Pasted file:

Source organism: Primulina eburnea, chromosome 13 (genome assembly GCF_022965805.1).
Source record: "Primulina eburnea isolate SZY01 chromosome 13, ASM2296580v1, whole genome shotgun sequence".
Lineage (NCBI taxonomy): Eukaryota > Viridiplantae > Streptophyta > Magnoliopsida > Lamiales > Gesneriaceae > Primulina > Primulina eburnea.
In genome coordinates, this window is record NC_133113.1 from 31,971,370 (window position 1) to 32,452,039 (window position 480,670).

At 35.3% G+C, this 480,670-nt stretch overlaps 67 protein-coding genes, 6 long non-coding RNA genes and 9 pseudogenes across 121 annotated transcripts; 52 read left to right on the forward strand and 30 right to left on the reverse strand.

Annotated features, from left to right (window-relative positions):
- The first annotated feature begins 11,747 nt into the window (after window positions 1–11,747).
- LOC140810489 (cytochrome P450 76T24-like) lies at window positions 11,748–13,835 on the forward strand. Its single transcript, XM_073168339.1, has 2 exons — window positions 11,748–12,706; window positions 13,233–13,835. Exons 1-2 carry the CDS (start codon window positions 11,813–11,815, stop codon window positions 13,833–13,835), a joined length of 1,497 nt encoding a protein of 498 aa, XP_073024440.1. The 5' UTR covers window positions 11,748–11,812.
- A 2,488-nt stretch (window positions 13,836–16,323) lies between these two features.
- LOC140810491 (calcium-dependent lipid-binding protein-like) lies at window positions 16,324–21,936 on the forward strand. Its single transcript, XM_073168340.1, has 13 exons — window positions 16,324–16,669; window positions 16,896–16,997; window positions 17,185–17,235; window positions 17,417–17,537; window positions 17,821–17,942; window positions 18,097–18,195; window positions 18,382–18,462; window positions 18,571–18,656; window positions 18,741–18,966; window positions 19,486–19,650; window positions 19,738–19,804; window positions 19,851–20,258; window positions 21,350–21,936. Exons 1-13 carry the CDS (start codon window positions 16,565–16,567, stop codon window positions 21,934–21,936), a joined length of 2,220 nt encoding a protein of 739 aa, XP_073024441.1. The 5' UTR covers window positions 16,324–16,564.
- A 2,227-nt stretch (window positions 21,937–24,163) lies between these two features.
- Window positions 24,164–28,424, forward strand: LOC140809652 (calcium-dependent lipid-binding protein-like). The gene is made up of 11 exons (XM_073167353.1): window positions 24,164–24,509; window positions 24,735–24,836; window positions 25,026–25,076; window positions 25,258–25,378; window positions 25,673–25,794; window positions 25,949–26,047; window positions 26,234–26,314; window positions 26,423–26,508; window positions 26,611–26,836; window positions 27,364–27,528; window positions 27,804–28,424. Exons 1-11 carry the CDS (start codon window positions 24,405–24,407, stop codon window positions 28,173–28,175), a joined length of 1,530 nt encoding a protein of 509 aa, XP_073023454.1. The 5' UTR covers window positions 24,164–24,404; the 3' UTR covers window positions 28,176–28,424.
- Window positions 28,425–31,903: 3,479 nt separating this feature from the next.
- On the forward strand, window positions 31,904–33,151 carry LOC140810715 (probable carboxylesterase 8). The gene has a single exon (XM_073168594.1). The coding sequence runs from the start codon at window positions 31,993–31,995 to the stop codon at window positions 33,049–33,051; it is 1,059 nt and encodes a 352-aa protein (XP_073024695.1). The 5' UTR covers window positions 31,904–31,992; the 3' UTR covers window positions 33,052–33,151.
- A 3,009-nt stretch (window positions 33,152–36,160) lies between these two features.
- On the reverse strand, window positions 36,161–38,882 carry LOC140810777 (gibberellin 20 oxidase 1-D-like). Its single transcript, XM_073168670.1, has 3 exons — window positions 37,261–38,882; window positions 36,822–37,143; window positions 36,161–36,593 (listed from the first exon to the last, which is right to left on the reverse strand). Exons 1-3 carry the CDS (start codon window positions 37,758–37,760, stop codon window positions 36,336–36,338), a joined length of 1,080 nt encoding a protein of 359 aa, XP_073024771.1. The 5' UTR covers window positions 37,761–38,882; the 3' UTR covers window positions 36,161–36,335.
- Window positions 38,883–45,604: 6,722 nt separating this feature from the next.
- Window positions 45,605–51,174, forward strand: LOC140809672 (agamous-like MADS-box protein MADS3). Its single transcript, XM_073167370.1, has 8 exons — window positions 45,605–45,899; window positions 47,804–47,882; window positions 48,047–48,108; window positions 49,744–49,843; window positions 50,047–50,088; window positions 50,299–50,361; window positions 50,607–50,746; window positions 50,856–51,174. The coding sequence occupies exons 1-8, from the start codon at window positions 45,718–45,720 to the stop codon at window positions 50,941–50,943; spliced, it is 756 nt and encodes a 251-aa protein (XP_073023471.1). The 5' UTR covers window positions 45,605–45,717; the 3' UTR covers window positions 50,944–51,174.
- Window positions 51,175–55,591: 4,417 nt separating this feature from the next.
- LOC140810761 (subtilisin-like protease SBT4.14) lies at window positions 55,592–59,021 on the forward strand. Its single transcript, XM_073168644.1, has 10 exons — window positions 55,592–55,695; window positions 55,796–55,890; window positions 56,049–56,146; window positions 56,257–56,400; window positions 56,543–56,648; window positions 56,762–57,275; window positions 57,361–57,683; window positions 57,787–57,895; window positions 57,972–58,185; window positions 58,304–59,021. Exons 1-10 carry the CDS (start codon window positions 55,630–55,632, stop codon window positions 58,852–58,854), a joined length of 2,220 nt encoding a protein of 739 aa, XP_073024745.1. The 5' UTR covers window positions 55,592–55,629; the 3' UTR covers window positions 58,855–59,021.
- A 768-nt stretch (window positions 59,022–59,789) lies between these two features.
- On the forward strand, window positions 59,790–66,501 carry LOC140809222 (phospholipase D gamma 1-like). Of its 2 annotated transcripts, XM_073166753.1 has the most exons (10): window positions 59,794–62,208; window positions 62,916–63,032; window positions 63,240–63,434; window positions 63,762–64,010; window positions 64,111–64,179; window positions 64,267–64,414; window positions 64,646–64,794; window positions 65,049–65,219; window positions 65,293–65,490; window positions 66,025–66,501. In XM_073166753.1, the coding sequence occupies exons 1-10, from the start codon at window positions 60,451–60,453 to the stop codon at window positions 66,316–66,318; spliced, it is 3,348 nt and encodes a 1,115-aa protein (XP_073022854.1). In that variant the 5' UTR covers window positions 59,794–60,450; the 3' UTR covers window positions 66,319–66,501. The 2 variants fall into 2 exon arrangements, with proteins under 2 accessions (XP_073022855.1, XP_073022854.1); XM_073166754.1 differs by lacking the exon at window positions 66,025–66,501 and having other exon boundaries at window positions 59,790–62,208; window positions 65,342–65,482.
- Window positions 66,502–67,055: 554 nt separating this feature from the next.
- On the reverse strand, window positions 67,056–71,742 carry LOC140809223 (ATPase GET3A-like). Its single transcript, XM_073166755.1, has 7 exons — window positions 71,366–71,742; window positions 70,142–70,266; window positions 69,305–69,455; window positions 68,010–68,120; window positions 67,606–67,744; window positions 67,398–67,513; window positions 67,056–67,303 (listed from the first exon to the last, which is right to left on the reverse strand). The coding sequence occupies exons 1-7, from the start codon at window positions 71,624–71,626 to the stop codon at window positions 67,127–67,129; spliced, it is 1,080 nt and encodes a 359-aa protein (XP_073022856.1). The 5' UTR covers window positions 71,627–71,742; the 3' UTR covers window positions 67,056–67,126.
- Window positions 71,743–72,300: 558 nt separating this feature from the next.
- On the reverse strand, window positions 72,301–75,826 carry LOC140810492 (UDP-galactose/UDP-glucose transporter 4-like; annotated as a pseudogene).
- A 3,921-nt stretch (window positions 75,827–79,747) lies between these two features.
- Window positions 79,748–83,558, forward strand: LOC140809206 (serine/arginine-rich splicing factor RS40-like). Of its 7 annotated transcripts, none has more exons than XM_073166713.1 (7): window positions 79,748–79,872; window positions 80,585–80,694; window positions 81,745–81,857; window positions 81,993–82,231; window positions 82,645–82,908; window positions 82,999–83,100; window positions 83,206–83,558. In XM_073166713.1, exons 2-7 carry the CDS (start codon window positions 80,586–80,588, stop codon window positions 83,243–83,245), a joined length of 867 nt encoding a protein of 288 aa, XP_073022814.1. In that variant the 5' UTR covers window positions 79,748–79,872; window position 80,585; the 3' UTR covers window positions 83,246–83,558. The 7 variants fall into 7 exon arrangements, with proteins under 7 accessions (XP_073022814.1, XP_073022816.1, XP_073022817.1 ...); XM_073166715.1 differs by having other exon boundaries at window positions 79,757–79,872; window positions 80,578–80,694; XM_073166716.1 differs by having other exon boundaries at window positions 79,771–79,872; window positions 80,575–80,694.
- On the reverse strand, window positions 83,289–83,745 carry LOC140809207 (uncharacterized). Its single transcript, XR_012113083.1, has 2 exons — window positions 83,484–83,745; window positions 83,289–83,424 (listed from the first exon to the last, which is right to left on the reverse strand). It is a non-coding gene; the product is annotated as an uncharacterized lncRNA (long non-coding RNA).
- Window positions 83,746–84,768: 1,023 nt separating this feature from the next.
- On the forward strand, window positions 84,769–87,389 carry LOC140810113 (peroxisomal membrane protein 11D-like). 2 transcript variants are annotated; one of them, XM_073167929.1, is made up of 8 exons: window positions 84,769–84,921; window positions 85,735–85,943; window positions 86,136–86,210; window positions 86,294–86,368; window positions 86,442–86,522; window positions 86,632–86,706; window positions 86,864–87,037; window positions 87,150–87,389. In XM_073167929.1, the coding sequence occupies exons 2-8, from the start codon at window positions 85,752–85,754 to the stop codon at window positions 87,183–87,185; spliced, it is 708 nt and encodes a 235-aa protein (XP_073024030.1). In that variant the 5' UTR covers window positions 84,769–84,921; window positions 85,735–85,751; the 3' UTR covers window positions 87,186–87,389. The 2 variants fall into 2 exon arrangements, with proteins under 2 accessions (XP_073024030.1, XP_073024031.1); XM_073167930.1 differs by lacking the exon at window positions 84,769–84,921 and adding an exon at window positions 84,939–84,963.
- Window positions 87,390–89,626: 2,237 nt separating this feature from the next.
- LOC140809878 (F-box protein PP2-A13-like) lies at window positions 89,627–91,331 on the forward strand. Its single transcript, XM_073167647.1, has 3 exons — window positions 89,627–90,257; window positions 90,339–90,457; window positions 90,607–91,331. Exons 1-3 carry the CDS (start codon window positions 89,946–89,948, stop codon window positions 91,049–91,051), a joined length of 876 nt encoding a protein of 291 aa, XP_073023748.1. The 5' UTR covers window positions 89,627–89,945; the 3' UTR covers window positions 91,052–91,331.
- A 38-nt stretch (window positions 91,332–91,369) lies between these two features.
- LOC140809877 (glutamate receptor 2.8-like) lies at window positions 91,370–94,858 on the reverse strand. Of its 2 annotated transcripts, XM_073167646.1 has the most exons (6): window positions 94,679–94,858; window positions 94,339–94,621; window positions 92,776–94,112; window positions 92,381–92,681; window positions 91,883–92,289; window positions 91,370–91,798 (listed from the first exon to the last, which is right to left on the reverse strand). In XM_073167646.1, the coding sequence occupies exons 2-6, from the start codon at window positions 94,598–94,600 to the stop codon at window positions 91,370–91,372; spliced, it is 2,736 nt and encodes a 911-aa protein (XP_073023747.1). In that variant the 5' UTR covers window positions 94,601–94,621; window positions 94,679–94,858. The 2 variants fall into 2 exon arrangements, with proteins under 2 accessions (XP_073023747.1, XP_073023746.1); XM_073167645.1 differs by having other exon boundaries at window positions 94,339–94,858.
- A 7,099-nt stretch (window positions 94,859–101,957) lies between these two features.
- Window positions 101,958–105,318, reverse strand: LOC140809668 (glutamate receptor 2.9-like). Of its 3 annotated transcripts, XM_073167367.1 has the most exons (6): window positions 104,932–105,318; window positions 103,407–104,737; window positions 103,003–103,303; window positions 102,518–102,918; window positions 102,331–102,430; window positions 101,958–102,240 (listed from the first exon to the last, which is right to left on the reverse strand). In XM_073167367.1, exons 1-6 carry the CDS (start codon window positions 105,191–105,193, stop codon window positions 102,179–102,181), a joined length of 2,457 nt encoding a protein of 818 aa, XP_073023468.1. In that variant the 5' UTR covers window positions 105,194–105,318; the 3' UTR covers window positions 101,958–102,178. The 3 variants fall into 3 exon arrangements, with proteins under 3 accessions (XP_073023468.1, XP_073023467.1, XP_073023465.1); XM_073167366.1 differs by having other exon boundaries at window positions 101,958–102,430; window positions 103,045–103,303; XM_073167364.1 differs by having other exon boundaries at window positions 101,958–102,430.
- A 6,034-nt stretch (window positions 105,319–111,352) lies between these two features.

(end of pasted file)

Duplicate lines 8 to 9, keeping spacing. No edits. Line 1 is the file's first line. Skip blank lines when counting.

- LOC140810489 (cytochrome P450 76T24-like) lies at window positions 11,748–13,835 on the forward strand. Its single transcript, XM_073168339.1, has 2 exons — window positions 11,748–12,706; window positions 13,233–13,835. Exons 1-2 carry the CDS (start codon window positions 11,813–11,815, stop codon window positions 13,833–13,835), a joined length of 1,497 nt encoding a protein of 498 aa, XP_073024440.1. The 5' UTR covers window positions 11,748–11,812.
- A 2,488-nt stretch (window positions 13,836–16,323) lies between these two features.